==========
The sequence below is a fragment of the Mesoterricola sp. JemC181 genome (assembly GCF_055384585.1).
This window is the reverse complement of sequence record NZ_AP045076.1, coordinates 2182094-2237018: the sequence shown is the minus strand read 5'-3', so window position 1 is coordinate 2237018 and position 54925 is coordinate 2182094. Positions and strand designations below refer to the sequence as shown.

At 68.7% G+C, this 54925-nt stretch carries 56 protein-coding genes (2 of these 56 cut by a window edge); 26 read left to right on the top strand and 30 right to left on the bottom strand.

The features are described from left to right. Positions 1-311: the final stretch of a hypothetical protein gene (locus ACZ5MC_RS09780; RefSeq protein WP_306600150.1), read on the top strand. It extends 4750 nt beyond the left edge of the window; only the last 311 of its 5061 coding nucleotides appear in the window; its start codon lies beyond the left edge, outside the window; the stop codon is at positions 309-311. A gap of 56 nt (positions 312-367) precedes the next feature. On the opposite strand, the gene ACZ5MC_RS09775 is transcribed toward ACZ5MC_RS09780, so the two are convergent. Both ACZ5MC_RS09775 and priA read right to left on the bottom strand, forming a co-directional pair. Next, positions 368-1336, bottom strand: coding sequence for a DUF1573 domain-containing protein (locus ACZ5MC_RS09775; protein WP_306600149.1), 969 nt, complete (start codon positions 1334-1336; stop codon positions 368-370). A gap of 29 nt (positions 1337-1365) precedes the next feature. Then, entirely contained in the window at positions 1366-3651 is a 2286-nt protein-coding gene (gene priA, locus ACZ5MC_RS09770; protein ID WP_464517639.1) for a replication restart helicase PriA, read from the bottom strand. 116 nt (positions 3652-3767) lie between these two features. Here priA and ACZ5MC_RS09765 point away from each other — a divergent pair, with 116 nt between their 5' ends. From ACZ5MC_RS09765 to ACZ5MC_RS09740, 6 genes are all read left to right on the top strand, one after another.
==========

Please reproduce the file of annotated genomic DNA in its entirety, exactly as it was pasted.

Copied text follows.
The sequence below is a fragment of the Mesoterricola sp. JemC181 genome (assembly GCF_055384585.1).
This window is the reverse complement of sequence record NZ_AP045076.1, coordinates 2182094-2237018: the sequence shown is the minus strand read 5'-3', so window position 1 is coordinate 2237018 and position 54925 is coordinate 2182094. Positions and strand designations below refer to the sequence as shown.

At 68.7% G+C, this 54925-nt stretch carries 56 protein-coding genes (2 of these 56 cut by a window edge); 26 read left to right on the top strand and 30 right to left on the bottom strand.

The features are described from left to right. Positions 1-311: the final stretch of a hypothetical protein gene (locus ACZ5MC_RS09780; RefSeq protein WP_306600150.1), read on the top strand. It extends 4750 nt beyond the left edge of the window; only the last 311 of its 5061 coding nucleotides appear in the window; its start codon lies beyond the left edge, outside the window; the stop codon is at positions 309-311. A gap of 56 nt (positions 312-367) precedes the next feature. On the opposite strand, the gene ACZ5MC_RS09775 is transcribed toward ACZ5MC_RS09780, so the two are convergent. Both ACZ5MC_RS09775 and priA read right to left on the bottom strand, forming a co-directional pair. Next, positions 368-1336, bottom strand: coding sequence for a DUF1573 domain-containing protein (locus ACZ5MC_RS09775; protein WP_306600149.1), 969 nt, complete (start codon positions 1334-1336; stop codon positions 368-370). A gap of 29 nt (positions 1337-1365) precedes the next feature. Then, entirely contained in the window at positions 1366-3651 is a 2286-nt protein-coding gene (gene priA, locus ACZ5MC_RS09770; protein ID WP_464517639.1) for a replication restart helicase PriA, read from the bottom strand. 116 nt (positions 3652-3767) lie between these two features. Here priA and ACZ5MC_RS09765 point away from each other — a divergent pair, with 116 nt between their 5' ends. From ACZ5MC_RS09765 to ACZ5MC_RS09740, 6 genes are all read left to right on the top strand, one after another.